Moody's Investors Service recently published its rating approach to floorplan ABS. In the report, which was released in January 2010, the rating agency explained that even though this asset class has a revolving structure similar to credit card deals, the rating agency approaches floorplan transactions differently given the unique characteristics of this type of financing.
The agency's rating addresses the ultimate payment of principal by the legal final payment date of the securities. According to the Moody's report, principal collection on existing floorplan loans is reinvested in newly originated dealer floorplan loans. The reinvestment allows the structure to maintain receivables to back the bonds for terms that are well over the comparatively short average life of a dealer's individual floorplan loan. The rating agency further explained that investors as well as the seller or the lender each own a pro rata share of receivables pledged to the trust, and thus share their pro rata share of interest collections over the revolving period.
"There is risk linkage to the rating of the manufacturer in a floorplan deal," said Mack Caldwell, senior vice president at Moody's. "The fortunes of the dealer are inextricably linked to the manufacturer. The required credit enhancement takes into consideration the disruption in the manufacturer's operation in order to delink floorplan ratings from the manufacturer's rating." Caldwell said that in the recent Ford transaction, part of the reason Moody's felt comfortable rating it was because Wells Fargo - a company that has experience with its own book of floorplan loans - was a backup servicer on the deal.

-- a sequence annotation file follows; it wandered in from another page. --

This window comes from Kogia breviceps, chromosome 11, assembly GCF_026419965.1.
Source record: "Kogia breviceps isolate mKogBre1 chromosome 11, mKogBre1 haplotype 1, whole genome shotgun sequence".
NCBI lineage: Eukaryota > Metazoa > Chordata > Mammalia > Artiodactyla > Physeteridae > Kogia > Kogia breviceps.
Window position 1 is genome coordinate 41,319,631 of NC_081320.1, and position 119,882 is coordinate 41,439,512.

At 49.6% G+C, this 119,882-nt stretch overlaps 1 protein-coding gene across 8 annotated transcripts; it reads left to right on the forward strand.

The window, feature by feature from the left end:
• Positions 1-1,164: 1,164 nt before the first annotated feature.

Moody's said that if an early amortization occurs, it would trigger the start of an early amortization period for the trust. Auto dealer floorplan deals, according to Moody's, typically have an early amortization event happen when a manufacturer, seller/servicer or issuer bankruptcy happens or when the three-month average payment rate dips below a predetermined transaction level payment rate trigger. The rating agency noted that some dealer floorplan deals also have an early amortization event associated with a predetermined level of depletion to the cash reserve account.
In its criteria report, Moody's discussed the potential effect of a manufacturer failure on the different aspects of auto floorplan asset performance. These various factors include the decreased consumer demand and consequent dip in principal payment rate, reduced recovery rates, increased dealership defaults and impaired servicing capability for captive floorplan sellers/servicers, among other things.
Despite the recent failures of the big auto manufacturers, Caldwell said that this has been a relatively stable asset class. "These securitizations have been structured since the early 1990s, with relatively stable payment rates that are above the payment rate trigger," he said. "Historic volatility in the asset class has been low. There are some improving portions of the underlying manufacturer operations, and most of the enhancement levels have now increased, enabling these deals to maintain a triple-A ratings."